Moving for Opportunity

Wednesday, May 26, 2010

We're looking at new research into what happens when people move from impoverished areas for better opportunities. And we want to know from you: When have you moved for the sake of opportunity? How did it affect your life?

Sue Popkin wrote the new book, "Moving to Opportnity: The Story of an American Expeiment to Fight Ghetto Poverty." She joins us along with Lydia Grayson, who took advantage of the "Moving to Opportunity" program to get out of New York City in an effort to find a safer environment for her children.

Cynda on Facebook writes:

"In the middle of it right now, for the 2nd time in our lives. First time it worked out very well. My thought: never wait till you're out of options to choose this option. Best to take the risk, when you've still got a bit of a safety net."


Lydia Grayson

Produced by:

Samantha Fields

Comments [3]

paul dare from westland, mi

I found myself thinking the exact same thoughts as "robert from Detroit" as I listened to this story this morning. The one missing element in the entire story: Dads

It doesn't matter where you grow up, what your economic situation is. If you grow up without a Dad who is doing his duty to love, teach, train, model, discipline and correct you, you can hope from Harlem to Beverly Hills and get into trouble no matter where you lay your head.

I was also struck with the apparent complete misunderstanding of the role of government by the guest on this segment who had actually bean a recipient of this relocation program. Her first words were "I didn't like the new place!" Then she ended with the statement, "The government should provide more programs to help you relocate and adjust" [!]

It's not the government's job at all, ever to relocate people in hopes bettering their situation. So-when they do it-as an experiment mind you - the first words out of your mouth when you are being interviewed about it should be something to the effect of "THANK YOU!"

"The problem with government is our understanding of the function of government. As long as the government is seen as the solution to all of our problems, the government will continue to be the source of many of our problems." - RC Sproul Jr.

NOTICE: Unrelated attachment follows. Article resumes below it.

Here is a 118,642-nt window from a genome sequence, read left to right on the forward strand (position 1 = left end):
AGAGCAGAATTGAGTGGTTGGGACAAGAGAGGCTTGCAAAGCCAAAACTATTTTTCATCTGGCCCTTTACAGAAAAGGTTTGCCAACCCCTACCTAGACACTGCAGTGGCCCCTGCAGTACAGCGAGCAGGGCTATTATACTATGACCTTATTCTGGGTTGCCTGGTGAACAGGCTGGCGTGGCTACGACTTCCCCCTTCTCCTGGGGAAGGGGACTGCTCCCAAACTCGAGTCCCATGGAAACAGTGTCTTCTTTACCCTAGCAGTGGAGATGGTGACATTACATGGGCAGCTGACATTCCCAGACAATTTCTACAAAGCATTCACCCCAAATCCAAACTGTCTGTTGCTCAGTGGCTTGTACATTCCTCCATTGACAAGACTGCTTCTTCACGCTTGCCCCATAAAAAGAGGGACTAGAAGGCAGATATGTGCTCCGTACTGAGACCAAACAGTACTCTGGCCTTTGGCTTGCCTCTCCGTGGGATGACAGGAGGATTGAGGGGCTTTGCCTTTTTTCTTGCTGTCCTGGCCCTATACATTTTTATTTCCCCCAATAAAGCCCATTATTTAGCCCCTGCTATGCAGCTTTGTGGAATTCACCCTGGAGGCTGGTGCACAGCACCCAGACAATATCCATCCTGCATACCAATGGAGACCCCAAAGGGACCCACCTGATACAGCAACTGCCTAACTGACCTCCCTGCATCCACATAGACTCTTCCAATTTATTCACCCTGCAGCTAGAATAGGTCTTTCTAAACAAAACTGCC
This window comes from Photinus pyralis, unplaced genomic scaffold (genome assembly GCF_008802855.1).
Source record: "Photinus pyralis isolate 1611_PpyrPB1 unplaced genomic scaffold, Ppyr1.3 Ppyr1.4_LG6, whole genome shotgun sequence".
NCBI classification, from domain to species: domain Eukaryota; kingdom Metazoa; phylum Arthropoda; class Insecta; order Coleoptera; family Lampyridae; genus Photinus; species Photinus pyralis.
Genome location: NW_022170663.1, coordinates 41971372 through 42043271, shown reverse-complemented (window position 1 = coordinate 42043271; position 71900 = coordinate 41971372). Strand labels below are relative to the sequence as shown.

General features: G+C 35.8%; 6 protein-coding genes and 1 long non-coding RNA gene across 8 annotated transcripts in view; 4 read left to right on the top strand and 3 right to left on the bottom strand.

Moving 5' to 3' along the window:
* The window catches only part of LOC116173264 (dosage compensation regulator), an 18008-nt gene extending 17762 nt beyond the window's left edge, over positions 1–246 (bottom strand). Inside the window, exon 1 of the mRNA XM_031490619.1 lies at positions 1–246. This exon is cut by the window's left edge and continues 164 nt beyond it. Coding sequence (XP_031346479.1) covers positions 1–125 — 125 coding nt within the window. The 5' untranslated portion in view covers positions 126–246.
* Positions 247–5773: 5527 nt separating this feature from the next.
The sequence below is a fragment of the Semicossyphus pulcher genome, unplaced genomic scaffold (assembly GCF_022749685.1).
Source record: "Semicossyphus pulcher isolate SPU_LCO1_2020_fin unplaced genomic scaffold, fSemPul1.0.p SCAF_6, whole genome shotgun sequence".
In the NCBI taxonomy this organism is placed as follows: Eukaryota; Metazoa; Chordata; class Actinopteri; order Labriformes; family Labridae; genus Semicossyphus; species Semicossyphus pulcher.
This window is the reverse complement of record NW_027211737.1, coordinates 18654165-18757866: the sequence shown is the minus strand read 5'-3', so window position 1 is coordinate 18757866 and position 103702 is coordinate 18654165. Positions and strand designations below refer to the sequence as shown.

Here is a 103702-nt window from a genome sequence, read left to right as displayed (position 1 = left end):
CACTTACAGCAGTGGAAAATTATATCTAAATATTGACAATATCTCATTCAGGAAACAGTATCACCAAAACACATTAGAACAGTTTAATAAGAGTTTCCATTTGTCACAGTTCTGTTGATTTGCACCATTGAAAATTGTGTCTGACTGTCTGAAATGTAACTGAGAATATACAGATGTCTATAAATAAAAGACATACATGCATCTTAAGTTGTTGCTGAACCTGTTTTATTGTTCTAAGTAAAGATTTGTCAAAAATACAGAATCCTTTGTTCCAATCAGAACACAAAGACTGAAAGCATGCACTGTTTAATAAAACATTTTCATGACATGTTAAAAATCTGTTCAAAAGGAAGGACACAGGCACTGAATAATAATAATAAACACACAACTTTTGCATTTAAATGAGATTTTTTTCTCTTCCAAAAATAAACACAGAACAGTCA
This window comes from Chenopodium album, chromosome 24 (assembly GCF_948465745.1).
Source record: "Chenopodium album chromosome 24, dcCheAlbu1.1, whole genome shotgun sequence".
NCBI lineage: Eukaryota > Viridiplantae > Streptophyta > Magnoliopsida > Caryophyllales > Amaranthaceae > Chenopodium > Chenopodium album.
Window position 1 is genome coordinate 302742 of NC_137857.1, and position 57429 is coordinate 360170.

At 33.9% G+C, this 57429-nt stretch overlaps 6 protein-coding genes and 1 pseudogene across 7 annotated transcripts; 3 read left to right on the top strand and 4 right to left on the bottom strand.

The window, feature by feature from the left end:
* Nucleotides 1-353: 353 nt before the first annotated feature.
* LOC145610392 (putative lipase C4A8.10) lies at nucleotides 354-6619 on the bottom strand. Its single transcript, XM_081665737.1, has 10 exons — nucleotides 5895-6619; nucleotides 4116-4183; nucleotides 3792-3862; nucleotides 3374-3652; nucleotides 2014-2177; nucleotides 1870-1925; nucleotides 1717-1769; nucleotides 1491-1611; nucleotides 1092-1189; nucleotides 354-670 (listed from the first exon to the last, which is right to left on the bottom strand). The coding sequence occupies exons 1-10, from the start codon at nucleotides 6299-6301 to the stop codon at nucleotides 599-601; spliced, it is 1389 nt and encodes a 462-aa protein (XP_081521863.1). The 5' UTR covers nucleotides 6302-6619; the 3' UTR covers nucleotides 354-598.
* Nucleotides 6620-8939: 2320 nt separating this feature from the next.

Dads-stay home, don't create single Mom, daughters longing for love and becoming teen-pregnant, and sons who go to gangs to be accepted.
Moms - if you're single, get involved with other families, the church, somewhere you can at the very least expose your children to godly men and hopefully find a spouse and new father for your children.
Churches - help the widow, single mom, single Dad, orphans. do your duty, laid out in the scripture.
government-please just keep the peace and stay small. quit printing money, causing inflation, taxing us to death and taking on every program under the son, especially the ones families and churches are responsible for.

May. 26 2010 12:28 PM
robert from Detroit

Your guests are clueless. Why would you ask a woman who failed with her boys what her boys needed? If she knew, they wouldn't be failures! The issue is not where you raise kids, it's HOW you raise kids. Typically, single mothers have problems with boys regardless of demographics. Boys need a level of descipline, proper activities, coaching, etc., that women often don't bring. If single mothers do not understand their boys need strong, positive male influences to pattern their behavior after, the boys from these situations will typically find what they're looking for in anti-social groups of boys that the greater population labels "gangs". They take their cues on masculinity in the only place they find it, on TV, movies, rap videos, etc. and you should be able to figure out the rest...

May. 26 2010 08:49 AM
Rick Evans from Taxachusetts

The most important "takeaway" from this experiment is that both male and female children need discipline. This part is clearly not a poverty issue. Across cultures and economic levels girls tend to have a shorter leash than boys with pregnancy being the elephant filling the room and which helps explain why American girls are attending college at 60:40 rate compared to boys and at a more disproportionate ratio among 'disadvantaged minorities'.

May. 26 2010 08:25 AM

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